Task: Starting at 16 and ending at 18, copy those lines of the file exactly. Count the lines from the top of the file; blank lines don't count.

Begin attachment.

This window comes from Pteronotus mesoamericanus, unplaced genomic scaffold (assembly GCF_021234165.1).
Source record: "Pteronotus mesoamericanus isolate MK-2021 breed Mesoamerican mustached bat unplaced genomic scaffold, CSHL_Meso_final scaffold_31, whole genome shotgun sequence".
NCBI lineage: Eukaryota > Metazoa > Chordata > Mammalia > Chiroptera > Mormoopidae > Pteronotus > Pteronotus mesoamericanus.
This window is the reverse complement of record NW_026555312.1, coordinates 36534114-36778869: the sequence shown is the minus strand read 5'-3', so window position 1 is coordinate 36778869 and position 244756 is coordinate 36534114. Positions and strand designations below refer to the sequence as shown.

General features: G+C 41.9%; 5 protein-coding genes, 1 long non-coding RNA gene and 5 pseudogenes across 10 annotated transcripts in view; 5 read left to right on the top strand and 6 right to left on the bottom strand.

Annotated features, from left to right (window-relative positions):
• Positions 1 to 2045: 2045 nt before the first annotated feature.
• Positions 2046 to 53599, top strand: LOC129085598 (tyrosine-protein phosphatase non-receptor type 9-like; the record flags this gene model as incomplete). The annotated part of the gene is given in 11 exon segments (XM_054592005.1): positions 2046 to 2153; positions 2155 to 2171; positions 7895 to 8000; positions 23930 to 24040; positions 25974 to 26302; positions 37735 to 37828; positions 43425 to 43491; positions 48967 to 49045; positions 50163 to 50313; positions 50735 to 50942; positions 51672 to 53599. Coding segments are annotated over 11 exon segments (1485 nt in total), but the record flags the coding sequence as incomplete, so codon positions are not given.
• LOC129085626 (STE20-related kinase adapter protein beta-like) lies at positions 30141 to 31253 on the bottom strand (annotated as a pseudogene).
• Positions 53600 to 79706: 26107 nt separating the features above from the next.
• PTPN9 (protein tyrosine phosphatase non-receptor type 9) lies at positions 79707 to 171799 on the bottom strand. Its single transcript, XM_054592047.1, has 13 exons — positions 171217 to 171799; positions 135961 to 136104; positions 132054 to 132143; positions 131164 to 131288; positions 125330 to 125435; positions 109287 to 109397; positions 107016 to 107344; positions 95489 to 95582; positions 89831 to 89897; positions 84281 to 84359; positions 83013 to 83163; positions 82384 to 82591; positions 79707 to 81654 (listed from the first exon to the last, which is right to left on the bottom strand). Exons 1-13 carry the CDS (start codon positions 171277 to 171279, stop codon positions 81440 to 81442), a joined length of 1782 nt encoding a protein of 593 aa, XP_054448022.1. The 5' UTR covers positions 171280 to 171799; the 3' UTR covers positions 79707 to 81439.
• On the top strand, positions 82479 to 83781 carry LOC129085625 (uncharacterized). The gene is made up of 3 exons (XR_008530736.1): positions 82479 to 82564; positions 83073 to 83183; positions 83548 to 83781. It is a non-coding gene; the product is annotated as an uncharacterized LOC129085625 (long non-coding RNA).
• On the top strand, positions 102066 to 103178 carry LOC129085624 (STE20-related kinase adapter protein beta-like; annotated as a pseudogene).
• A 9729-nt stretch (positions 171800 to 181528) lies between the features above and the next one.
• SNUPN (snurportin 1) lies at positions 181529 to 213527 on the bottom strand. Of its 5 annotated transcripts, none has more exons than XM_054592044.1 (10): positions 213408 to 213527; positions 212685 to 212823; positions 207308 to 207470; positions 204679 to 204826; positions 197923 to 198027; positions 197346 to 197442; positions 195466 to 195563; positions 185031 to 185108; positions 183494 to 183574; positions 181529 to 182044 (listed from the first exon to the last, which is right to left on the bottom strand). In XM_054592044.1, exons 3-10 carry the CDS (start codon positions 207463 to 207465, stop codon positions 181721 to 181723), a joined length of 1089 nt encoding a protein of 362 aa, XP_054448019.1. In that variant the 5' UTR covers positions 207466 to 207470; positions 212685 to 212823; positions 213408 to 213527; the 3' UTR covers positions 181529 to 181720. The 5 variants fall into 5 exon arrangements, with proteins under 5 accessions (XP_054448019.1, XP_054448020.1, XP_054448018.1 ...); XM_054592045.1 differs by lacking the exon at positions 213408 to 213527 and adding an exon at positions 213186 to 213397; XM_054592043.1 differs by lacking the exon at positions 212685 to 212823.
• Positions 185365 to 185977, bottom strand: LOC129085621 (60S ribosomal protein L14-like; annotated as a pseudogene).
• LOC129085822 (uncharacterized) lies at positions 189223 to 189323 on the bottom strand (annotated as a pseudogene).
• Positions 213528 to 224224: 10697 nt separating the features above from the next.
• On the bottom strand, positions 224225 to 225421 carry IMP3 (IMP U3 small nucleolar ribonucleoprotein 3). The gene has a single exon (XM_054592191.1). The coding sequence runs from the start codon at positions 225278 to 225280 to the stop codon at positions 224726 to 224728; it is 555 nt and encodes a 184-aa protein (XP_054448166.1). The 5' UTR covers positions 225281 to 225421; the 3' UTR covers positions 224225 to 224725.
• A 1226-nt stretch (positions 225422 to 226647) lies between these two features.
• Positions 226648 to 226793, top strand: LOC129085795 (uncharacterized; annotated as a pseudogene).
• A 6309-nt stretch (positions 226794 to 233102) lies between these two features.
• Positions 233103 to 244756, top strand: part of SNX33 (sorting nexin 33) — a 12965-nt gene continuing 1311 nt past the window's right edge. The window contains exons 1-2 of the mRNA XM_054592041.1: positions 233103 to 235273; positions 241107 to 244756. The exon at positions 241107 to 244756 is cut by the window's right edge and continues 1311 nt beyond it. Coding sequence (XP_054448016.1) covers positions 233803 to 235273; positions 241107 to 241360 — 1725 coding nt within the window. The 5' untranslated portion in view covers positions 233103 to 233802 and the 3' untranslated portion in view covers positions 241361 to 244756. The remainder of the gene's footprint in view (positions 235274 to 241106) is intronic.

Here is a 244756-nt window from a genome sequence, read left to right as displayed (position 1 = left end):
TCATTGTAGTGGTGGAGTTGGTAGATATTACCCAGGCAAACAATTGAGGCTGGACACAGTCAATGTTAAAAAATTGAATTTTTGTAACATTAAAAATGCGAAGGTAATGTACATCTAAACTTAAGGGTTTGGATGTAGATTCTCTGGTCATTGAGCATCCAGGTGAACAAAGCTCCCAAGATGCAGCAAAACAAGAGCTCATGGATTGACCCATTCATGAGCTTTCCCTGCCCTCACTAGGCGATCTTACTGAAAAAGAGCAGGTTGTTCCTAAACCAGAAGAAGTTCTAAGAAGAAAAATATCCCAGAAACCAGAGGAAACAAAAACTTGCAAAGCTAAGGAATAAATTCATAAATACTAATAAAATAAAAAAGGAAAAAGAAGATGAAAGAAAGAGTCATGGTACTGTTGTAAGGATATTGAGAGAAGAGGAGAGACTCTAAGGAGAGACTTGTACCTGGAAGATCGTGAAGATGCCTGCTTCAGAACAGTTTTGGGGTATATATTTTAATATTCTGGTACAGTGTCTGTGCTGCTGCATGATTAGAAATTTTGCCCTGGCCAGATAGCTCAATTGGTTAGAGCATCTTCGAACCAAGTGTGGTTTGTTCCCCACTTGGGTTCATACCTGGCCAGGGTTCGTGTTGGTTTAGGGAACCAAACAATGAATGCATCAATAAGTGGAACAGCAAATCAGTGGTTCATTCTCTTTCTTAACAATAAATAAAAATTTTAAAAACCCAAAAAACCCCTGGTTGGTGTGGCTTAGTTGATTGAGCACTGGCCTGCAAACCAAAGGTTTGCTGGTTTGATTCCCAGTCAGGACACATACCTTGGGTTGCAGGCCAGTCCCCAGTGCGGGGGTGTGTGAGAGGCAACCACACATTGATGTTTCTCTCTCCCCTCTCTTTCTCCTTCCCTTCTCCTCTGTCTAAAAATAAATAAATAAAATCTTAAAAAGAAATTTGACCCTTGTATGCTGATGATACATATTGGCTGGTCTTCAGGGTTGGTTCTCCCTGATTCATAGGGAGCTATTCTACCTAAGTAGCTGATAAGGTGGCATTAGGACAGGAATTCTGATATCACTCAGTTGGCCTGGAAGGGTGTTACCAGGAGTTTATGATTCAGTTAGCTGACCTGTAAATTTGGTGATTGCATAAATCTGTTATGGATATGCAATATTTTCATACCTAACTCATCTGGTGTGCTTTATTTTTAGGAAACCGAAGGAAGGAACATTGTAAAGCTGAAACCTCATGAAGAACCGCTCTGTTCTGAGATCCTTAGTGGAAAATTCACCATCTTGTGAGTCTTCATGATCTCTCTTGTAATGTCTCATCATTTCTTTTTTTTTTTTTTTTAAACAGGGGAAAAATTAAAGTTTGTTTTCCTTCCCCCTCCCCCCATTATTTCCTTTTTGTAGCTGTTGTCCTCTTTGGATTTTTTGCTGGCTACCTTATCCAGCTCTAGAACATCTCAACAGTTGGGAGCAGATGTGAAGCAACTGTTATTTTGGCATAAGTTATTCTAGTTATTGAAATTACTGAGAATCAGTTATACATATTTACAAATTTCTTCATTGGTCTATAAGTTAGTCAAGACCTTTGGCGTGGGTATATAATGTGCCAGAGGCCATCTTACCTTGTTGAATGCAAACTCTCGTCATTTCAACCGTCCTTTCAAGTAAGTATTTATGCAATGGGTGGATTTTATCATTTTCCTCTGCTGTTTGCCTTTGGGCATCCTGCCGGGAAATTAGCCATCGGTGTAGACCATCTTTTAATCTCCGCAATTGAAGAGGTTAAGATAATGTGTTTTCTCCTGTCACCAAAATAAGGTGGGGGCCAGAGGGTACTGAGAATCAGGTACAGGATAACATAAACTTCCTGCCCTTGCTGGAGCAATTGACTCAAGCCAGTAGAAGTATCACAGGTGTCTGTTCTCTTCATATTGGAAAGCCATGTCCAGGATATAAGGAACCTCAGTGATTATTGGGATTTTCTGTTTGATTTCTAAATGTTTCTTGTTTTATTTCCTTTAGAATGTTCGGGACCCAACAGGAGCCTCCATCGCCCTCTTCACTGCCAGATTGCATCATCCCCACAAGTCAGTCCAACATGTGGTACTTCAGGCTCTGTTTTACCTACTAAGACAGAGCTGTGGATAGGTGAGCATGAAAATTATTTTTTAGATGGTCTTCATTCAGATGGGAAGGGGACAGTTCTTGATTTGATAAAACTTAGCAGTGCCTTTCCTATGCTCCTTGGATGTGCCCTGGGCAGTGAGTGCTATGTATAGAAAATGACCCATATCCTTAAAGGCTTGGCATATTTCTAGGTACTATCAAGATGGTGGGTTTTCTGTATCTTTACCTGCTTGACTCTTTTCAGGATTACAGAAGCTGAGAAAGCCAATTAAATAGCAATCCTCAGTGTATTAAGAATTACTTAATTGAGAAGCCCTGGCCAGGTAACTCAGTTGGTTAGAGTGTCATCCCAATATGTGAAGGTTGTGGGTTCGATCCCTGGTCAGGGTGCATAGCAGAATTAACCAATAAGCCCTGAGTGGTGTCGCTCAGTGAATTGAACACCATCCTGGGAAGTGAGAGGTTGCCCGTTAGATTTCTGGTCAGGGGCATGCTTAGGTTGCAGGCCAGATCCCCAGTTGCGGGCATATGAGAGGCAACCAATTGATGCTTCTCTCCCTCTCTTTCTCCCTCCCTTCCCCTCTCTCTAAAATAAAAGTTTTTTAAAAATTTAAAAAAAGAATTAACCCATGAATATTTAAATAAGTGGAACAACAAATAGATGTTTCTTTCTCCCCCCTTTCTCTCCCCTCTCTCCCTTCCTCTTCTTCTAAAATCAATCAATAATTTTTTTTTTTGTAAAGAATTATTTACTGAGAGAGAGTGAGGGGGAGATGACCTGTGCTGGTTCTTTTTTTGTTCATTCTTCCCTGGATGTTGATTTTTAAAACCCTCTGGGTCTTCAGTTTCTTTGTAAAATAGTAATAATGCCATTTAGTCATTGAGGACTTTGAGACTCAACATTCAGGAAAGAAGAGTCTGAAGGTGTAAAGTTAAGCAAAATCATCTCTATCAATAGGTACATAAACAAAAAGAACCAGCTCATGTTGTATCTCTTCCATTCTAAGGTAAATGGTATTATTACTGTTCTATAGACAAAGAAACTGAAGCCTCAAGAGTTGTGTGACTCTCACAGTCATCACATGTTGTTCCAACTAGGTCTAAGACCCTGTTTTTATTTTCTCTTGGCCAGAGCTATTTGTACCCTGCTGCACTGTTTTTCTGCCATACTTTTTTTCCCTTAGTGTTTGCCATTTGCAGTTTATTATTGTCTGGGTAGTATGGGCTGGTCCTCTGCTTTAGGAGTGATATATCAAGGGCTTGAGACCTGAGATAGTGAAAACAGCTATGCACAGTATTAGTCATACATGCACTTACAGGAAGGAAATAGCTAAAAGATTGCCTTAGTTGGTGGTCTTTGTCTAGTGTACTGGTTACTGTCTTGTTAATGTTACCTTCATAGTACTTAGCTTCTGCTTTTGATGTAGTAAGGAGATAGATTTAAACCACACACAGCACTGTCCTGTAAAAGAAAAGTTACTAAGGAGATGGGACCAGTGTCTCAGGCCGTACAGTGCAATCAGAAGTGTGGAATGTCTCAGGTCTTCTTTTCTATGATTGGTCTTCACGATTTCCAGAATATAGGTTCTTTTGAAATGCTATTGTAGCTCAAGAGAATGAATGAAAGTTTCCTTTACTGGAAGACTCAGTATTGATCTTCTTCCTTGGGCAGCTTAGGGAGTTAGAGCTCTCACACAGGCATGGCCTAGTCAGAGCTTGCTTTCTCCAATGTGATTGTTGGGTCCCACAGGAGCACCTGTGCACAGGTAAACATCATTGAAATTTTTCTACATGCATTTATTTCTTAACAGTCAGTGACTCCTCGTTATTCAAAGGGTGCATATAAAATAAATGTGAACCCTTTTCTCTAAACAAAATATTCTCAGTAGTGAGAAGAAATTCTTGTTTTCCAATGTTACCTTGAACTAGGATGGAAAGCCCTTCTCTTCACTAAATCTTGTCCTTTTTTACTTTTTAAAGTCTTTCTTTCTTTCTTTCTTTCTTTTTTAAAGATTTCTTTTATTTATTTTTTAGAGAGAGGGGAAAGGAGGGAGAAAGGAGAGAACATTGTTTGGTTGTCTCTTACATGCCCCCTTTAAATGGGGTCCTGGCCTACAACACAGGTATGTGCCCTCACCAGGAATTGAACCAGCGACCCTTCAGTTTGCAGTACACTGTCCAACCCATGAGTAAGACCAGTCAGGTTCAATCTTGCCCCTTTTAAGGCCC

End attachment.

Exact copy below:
• Positions 185365 to 185977, bottom strand: LOC129085621 (60S ribosomal protein L14-like; annotated as a pseudogene).
• LOC129085822 (uncharacterized) lies at positions 189223 to 189323 on the bottom strand (annotated as a pseudogene).
• Positions 213528 to 224224: 10697 nt separating the features above from the next.